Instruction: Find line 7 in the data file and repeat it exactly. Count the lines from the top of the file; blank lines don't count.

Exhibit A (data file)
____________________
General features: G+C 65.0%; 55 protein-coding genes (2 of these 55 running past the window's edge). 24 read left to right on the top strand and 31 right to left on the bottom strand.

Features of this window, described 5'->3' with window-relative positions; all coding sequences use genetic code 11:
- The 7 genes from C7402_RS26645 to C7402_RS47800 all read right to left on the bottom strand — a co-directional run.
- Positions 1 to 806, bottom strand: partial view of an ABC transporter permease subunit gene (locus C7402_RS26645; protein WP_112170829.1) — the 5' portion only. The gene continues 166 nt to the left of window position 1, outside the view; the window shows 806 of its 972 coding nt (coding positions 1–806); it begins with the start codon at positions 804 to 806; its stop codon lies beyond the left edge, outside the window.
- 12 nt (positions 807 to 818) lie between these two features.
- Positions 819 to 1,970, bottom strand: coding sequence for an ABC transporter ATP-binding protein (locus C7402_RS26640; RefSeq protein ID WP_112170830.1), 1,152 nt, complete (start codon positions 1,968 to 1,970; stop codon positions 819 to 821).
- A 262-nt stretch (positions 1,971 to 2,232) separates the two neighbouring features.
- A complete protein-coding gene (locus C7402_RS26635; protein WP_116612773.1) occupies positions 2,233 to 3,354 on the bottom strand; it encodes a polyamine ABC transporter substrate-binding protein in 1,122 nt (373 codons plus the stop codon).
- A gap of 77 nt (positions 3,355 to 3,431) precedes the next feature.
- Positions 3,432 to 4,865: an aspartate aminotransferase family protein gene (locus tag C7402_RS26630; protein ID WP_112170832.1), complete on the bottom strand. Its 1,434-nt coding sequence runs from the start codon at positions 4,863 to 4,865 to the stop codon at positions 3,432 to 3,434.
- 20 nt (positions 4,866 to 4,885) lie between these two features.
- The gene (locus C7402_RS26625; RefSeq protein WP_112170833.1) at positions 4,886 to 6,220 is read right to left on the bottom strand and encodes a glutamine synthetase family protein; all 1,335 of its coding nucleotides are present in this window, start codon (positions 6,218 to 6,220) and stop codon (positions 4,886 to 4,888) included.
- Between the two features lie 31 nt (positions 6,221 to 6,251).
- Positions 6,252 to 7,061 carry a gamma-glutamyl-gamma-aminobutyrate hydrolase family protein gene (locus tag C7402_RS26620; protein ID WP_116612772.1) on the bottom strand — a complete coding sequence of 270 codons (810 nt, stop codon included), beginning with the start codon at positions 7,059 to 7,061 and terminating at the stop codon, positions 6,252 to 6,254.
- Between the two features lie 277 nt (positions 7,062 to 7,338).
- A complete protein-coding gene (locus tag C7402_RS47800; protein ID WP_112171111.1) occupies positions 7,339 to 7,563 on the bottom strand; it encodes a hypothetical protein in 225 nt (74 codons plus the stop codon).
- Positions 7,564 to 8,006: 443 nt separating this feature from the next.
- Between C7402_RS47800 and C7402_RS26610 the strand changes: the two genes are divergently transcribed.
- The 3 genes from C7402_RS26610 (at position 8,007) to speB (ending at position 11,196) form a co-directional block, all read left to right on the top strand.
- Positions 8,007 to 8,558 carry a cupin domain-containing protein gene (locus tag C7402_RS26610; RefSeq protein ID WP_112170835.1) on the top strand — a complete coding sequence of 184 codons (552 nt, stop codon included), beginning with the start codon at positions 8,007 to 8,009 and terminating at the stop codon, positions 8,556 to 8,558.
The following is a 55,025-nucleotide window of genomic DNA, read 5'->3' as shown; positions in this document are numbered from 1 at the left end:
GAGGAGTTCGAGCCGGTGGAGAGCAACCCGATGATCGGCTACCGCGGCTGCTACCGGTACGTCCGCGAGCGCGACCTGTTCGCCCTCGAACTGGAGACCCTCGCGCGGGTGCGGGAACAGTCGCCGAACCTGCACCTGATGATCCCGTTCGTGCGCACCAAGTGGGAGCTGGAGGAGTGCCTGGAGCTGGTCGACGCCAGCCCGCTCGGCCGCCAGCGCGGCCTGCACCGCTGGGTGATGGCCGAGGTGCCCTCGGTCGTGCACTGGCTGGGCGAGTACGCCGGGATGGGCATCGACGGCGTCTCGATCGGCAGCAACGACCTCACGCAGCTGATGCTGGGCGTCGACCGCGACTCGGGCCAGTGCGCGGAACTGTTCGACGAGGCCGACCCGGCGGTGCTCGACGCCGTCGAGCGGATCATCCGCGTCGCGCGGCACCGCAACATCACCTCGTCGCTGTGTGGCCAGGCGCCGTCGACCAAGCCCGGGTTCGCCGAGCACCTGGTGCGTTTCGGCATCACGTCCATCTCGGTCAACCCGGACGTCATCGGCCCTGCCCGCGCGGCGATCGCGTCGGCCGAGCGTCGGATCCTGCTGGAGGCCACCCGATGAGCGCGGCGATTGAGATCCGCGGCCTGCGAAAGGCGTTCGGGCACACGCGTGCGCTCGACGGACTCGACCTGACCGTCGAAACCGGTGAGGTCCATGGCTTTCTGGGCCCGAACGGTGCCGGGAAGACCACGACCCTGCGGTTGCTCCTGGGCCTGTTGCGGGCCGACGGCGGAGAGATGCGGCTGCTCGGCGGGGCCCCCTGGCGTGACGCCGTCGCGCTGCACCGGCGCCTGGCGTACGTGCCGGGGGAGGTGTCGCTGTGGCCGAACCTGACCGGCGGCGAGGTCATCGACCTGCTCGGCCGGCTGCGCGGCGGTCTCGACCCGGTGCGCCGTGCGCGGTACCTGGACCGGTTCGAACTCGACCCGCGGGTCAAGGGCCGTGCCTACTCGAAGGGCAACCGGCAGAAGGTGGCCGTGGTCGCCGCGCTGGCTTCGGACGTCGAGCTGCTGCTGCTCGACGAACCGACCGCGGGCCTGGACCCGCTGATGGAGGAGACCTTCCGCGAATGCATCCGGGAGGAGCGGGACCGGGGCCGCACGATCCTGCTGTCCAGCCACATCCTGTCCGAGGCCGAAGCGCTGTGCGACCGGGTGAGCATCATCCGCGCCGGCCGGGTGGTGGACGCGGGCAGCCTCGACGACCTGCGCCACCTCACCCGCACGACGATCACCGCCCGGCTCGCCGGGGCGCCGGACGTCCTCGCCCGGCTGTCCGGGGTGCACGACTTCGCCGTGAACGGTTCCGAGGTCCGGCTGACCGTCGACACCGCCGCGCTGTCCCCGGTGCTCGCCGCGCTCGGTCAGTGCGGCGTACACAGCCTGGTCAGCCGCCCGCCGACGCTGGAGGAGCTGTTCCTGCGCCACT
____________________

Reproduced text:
- A 262-nt stretch (positions 1,971 to 2,232) separates the two neighbouring features.